Sunday, November 15, 2015

The Great Rift Will Crush You

Oh hey there.  Here I am. I realized I never really posted much, or really anything, about this past field season. That's what this blog is supposed to be all out. Who and what have I become!?  Well, I finally did get to go in the field for a few months so I was pretty pumped. Hayduke, Garfunkel and I lived in a pretty hilarious metropolis of 29 (Twenty-nine, yes) people (not all of them were civilized...) called Atomic City in Southeastern, Idaho.  A pretty comical place to call home for a while.  We dwelled in a wee trailer from year, I dunno, 1987? that had been taken over my mice. I'm really painfully happy I have insurance again and that my hanta virus test came back negative. Holy hell, I was living in fear there for a while. Gross. (Above: Big Southern Butte, where I worked, Johnny Nutcase with the cutest Horned Lizard in all the world; Below: Greater-sage grouse nest that hatched and a view from Big Southern Butte looking into the field sites, me with telemetry equipment)
I tracked sage-grouse with telemetry, looked for the nests, stuff like that. I usually hang out with songbirds and this was a little different. I enjoyed it but the hardest part for me was that it was a ton more driving around than I'm used to, not nearly as much trekking and wandering.  Nest success is unfortunately pretty low with sage-grouse, so that was not an upper. Unlike a lot of people who do what I do, I get out of control emotional and really attached to "my" birds, so it's always a mourning process when a nest is predated, or the babies are eaten, or a female is taken out. Ugh. I take it very personally. I'm not supposed to, but I always will.  That happened a lot this season. Lot of tears on my part. However, one of the birds I was following had a third nest attempt! Which is actually really rare for  sage-grouse, and even more rare that it hatched!....As you may know, the sage-grouse failed to get listed as endangered recently. I'm going to refrain from my (VERY ANGRY) thoughts on that subject because I'm trying to keep this positive tonight. (Below: A hefty, low key, and calm Western Rattlesnake; me with a really sweet, docile gopher snake)
Snakes! Oh man, soo many snakes, which I was thrilled about. I saw almost 35 rattlesnakes!!! in a matter of like, 7 weeks. Excellent! tTons of gopher snakes (good lord, those guys are the sweetest snakes ever), and a handful of olive racers (so beautiful).  I was squat peeing at one point and heard a rattle and oh heeeyyy there buddy, a rattlesnake was about 5 feet from me coiling under some sagebrush. Not the most ideal situation. But no harm done, as usual. I ended up jumping over a couple in the rocks while I was running a few times, but a lot of them I'd see early in the mornings on the dirt roads and would help them get out of the way. and most I'd just see or hear while in the field. I saw tons of rattlesnakes while working in Texas, but I only remember two of them ever rattling at me. The majority of the Westerns I saw in southern Idaho were big time rattlers. Sort of weird. Theories?  (Below: olive racer- these guys are so fast, really hard to get photos of; western rattlesnake right on the Great Rift - there were two others within ten meters of him!; and another laid back gopher snake)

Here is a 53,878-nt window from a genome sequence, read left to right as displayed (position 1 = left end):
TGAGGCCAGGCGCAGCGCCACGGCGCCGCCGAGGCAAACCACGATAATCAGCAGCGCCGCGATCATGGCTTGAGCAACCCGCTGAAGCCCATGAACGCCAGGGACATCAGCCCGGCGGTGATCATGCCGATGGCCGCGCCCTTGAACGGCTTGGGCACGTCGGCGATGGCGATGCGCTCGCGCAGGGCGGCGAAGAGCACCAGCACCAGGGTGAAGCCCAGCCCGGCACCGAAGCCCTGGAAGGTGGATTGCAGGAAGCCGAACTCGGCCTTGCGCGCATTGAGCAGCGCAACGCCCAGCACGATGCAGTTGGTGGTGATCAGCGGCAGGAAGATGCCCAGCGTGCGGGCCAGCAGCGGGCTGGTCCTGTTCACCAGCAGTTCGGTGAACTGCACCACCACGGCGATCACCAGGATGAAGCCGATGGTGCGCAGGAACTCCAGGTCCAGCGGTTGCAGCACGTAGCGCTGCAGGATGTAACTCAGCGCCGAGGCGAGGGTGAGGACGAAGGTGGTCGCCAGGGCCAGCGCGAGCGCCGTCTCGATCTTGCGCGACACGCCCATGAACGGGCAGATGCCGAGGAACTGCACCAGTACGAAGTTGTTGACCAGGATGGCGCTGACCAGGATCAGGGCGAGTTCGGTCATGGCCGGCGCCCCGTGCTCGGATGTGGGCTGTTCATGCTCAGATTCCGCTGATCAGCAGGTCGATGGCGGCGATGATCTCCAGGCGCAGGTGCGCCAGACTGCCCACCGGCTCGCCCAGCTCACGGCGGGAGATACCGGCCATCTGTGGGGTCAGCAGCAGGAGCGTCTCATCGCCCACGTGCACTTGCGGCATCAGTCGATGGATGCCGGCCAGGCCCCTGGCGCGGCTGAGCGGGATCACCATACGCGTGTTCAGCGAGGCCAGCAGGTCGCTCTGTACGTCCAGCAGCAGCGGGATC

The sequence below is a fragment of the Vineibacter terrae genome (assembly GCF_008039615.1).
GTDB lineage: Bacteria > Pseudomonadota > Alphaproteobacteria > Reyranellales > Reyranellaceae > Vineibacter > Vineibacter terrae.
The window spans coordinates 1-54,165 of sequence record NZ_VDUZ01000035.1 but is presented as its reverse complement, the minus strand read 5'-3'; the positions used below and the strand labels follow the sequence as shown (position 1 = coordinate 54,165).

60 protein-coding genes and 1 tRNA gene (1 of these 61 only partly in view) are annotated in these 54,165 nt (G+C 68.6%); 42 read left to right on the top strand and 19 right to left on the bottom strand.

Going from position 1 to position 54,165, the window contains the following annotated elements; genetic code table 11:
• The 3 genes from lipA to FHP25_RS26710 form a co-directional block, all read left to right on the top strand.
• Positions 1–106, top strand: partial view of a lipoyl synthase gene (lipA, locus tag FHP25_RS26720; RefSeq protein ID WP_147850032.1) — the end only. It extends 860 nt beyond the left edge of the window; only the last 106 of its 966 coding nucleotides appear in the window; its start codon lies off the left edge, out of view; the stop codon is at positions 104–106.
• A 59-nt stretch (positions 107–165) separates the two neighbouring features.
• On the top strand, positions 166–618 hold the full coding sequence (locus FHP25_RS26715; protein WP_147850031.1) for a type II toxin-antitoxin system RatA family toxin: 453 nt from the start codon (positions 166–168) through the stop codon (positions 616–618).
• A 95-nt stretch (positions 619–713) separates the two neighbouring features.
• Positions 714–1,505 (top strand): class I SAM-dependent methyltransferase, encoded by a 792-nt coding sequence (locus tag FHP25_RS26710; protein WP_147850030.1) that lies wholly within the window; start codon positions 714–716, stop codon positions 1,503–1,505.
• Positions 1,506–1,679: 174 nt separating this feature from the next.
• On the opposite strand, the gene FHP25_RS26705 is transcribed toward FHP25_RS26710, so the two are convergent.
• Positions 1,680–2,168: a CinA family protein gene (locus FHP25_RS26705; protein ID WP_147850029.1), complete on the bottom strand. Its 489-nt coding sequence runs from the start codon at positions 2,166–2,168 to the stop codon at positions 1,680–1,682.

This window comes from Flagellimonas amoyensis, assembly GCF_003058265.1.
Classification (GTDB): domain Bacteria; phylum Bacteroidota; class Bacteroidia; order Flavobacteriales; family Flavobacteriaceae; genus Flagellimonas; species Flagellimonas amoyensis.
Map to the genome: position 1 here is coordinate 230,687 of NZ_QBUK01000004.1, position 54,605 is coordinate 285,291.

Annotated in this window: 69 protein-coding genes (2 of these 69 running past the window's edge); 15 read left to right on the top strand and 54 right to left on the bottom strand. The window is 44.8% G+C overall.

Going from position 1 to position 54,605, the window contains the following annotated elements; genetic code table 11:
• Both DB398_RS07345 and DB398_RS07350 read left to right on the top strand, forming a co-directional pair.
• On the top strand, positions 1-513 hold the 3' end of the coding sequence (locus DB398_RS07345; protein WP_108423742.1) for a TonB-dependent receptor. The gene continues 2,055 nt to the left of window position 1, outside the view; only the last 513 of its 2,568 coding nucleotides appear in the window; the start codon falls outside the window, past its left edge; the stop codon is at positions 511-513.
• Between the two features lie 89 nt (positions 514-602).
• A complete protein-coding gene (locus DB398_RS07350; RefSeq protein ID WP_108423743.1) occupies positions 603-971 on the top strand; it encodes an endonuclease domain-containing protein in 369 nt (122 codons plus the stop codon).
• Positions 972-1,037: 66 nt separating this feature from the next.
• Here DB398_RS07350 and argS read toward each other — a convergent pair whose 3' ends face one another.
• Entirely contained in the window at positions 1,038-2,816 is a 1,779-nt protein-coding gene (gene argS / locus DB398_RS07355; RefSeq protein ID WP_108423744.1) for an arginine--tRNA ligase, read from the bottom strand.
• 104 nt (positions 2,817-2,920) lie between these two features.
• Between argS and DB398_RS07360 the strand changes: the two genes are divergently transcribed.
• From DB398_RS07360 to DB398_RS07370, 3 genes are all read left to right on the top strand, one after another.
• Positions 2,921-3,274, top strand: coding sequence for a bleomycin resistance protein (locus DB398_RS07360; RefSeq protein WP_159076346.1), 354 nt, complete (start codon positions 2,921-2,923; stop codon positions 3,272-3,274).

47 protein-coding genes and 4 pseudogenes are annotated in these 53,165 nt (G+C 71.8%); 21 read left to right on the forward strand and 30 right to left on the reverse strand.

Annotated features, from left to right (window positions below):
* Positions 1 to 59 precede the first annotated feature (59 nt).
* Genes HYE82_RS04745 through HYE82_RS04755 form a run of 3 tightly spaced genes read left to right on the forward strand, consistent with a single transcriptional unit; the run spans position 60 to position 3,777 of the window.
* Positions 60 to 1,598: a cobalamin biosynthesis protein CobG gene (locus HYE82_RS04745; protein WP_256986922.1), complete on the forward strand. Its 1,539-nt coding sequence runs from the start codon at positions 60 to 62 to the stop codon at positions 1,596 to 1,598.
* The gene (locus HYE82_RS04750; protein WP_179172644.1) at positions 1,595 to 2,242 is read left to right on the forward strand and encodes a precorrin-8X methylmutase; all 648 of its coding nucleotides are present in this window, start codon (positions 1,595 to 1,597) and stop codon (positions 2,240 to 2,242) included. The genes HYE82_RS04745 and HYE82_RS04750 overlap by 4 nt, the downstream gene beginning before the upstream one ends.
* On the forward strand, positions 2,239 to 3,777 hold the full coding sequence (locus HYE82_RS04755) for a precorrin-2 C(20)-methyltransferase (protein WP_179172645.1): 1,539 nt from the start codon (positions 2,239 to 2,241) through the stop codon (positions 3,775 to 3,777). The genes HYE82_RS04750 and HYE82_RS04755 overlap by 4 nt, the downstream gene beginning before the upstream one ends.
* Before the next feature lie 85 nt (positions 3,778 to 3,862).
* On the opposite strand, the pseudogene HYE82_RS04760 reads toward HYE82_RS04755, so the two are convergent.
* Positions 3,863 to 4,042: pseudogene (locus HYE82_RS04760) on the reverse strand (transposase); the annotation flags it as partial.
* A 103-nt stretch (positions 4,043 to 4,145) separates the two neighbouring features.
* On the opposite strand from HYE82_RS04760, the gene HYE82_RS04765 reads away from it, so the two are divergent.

The sagebrush ecosystem is really underrated and doesn't get nearly enough credit. Tons of wildlife  and birds. Big Butte (that big guy jutting out of the sagebrush) was pretty impressive. It's a rhyolitic dome over a million years old (one of the biggest on earth, actually) and is ~7500 feet high, which is pretty gnarly when you think about it.  It has a completely different ecosystem up there (obviously) than all the sagebrush around it.  It's got some huge trees and a pretty thick forest and lots of weird rock formations and many prairie falcons! There were a handful of canyons into/up to Big Butte that made for really fun runs, but I was really easily distracted by snakes and birds and badgers and elk...(Below: view from Big Butte; a healthy elk herd; me at the base of Big Butte- one of my trail runs going up into a canyon. So fun)
The field sites were close to Craters of the Moon National Park, which made things a little interesting at times. Once the nests hatched and the female sage-grouse left the area, they went southeast towards a very strange and bizarre world. I can't really explain it, but it sort of had an unsettling haunted vibe, but not all together bad. While I was tracking one of them, I found a sinkhole sort of thing (no photo, which is a bummer) that was about ten feet by ten feet or so. Upon further inspection, I saw what looked like a lava tube (maybe about 4 feet wide) , which, it probably was because those are common around there. I'm glad I was paying attention to where I was stepping because that thing would have loved to suck me into the core. A mildly frightening experience. I crossed the Great Rift lots of times at the end of the season.  Honestly, really eerie stuff. I love snakes but the rattlesnakes really loved hanging out in the rift or right on the edge. One small slip and you'd be kinda screwed. The drop-off was pretty significant.  This is really out in no-man's land and it took me 2 hours to drive there and no one is ever out there. It's BLM land until it goes into NPS property and there is just not much human activity out there at all (which is how I like it), but those sinkholes and lava tubes and giant weirdo openings in the earth area a little bit disconcerting when you're out there solo.  The Great Rift is an 85 kilometer long (2-8 km wide) rift or belt of fissures, open cracks, cinder cones and shield volcanoes. It's weird. And awesome.  (Below: the ol' Great Rift. Sometimes you could see the bottom. At minimum, it was 20ish feet down, but most places were a lot deeper and darker than that)